166.1 x 45.2cm image; 217.5 x 57.5cm overall
‘[Fan Min is a man of] outstanding qualities. He is loyal and outspoken; he has the righteousness of an impartial historian, and a distinguished character. Fellow villagers all came and pledged their allegiance to him. He was recommended for his filial piety, and the court conferred on him an official position.’
Inscription and signature: A close copy of the inscription engraved on the Monument of Fan Min, governor of Ba prefecture.
Zheng Xiaoxu (alias Taiyi, style name Su Kan) was a native of present-day Fuzhou in Fujiang. In 1882 he took the provincial level civil service degree to become a ‘juren’. He was appointed secretary of the Grand Secretariat in 1891, and went to Japan to work as secretary to the Chinese Embassy in Tokyo; the following year he was promoted to consul general in Kobe then in Osaka. On returning to China, he held senior positions at the Yamen of Foreign Affairs, and was in charge of building the southern section of the railway from Beijing to Hankou. In 1911 he was appointed treasurer in Hunan province. After the fall of the Qing dynasty, he retired to Shanghai, dedicating himself to poetry and calligraphy. The major turning point of his life was his appointment in 1935 as ‘prime minister’ of Manchukuo (a Japanese puppet-state) by Puyi, the last emperor of China. In spite of his outstanding accomplishments in calligraphy and poetry (he was the leader of a poetry school called ‘tong guang ti’), Zheng’s role in the puppet government during the Japanese occupation has overshadowed his fame in literature and art.
The calligraphy is a close copy of a segment taken from an inscription carved on a monument from the Eastern Han dynasty (25–220 CE). The stele was erected in 205 CE to commemorate Fan Min, the deceased governor of Ba prefecture (present-day eastern Sichuan). It is considered one of the best preserved examples of clerical script, and has for centuries been the model from which to copy. Clerical script developed from small seal script of the first century BCE, but reached its peak period of usage during the Eastern Han. For hundreds of years, before the mid 18th century, the graceful art of Wang Xizhi had been accepted as the foremost example of Chinese calligraphic style. A large circle of scholars and calligraphers came to reject ‘tiexue’ (the study of classic models of calligraphy) as degenerate, and sought aesthetic renewal by way of a return to earlier traditions. Clerical script therefore experienced a revival which was still current during Zheng Xiaoxu’s time. For many years, Zheng tried out different techniques and started to develop his own personal genre. As one can see in the next entry, his assiduous copying of early stele models produced a very distinctive style in the late Qing and early Republican era.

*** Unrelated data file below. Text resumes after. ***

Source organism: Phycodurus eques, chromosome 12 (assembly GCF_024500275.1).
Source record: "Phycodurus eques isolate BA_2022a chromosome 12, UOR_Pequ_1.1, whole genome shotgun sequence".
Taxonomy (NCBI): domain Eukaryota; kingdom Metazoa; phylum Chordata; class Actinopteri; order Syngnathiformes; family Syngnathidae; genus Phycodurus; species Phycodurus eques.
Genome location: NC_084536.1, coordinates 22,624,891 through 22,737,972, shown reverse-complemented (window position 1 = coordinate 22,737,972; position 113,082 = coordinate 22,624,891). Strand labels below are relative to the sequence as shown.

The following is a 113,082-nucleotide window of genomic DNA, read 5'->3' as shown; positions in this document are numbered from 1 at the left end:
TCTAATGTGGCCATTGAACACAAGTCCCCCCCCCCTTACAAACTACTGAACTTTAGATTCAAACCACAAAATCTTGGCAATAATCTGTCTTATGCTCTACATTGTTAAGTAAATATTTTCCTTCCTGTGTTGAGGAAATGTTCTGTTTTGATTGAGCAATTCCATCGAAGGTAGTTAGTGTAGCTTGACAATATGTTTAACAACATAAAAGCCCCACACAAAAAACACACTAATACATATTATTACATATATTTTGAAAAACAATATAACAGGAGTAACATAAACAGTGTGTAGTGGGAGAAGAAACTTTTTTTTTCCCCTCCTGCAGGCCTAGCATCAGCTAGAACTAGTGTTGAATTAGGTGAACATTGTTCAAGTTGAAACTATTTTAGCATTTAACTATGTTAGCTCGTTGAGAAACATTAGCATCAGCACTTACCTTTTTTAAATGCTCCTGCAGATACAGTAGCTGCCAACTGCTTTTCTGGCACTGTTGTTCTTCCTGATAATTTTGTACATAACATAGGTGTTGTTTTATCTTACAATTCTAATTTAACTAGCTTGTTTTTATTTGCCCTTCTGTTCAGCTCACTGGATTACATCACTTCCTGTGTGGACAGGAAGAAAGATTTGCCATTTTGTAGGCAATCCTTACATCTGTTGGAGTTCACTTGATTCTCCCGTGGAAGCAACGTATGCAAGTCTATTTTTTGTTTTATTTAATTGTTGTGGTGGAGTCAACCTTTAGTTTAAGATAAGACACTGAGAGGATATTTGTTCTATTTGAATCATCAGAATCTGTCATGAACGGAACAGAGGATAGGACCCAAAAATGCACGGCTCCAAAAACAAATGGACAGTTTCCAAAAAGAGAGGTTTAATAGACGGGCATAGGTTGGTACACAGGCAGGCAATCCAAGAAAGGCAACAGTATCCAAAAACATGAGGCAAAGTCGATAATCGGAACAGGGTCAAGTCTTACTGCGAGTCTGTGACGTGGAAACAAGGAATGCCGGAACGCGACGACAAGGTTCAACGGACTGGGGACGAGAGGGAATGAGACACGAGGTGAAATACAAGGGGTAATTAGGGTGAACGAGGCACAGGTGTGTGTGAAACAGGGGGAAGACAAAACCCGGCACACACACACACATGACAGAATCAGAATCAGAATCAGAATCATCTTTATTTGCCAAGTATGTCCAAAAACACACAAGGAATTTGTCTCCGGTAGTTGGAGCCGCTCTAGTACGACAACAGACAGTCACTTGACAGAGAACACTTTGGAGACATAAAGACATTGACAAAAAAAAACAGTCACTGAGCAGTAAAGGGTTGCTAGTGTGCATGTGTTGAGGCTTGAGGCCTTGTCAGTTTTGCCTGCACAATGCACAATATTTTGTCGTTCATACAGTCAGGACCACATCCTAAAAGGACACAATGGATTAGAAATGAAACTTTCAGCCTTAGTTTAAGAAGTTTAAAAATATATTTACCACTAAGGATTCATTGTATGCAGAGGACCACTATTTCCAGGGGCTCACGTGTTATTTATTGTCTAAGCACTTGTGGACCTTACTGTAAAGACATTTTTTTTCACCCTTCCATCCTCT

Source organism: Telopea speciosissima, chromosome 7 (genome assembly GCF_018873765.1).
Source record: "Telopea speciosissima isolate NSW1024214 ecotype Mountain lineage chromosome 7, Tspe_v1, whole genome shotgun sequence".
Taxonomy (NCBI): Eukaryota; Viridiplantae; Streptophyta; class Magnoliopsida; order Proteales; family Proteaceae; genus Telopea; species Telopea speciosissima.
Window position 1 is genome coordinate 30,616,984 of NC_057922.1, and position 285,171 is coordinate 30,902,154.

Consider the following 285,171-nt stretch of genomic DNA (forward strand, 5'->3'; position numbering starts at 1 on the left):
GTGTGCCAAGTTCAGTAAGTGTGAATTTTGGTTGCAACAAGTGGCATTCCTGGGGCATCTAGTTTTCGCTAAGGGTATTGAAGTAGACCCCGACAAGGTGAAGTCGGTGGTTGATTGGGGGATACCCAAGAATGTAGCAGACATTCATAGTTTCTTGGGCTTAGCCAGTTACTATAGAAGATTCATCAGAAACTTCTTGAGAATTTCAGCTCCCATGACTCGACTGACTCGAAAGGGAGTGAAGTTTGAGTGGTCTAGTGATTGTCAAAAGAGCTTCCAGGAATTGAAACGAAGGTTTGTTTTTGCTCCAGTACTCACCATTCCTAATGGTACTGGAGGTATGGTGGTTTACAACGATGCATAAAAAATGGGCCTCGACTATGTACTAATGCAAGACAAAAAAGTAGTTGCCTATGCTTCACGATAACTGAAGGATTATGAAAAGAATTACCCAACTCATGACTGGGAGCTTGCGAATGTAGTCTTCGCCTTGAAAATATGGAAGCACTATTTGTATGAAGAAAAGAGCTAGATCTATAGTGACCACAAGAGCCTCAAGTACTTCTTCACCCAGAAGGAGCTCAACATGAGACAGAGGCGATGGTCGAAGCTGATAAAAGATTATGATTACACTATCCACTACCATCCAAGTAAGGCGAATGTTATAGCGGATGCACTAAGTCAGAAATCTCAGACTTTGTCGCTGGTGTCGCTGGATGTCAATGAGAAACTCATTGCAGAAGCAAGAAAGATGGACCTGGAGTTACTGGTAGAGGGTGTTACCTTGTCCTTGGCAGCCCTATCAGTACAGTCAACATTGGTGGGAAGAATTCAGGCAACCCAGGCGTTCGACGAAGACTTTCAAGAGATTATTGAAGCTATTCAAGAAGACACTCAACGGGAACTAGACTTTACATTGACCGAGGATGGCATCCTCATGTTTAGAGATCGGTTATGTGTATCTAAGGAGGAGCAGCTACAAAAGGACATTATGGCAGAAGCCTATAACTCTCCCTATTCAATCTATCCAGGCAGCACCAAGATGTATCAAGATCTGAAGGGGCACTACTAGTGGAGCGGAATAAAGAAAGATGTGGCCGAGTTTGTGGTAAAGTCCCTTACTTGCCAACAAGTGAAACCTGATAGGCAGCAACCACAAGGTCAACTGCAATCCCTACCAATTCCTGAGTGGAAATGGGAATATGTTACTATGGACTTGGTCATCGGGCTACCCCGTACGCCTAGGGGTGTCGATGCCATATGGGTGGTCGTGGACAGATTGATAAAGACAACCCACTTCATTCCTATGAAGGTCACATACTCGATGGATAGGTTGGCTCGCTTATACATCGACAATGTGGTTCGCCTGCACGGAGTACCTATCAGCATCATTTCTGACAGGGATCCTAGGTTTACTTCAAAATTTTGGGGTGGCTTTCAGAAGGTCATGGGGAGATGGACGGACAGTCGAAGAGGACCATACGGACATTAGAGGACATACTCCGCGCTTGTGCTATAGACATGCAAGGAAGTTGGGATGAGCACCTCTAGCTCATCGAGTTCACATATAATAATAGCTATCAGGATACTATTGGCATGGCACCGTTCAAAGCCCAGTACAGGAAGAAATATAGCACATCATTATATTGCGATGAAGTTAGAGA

‘The Poetic Mandarin: Chinese Calligraphy from the James Hayes Collection’. pg.100.
© 2005 Art Gallery of New South Wales
LIU Yang (China; Australia), The poetic mandarin: Chinese calligraphy from the James Hayes collection, Domain, 2005, 100, 101 (illus.). cat.no. 27
The poetic mandarin: Chinese calligraphy from the James Hayes collection, Art Gallery of New South Wales, 23 Sep 2005–27 Nov 2005.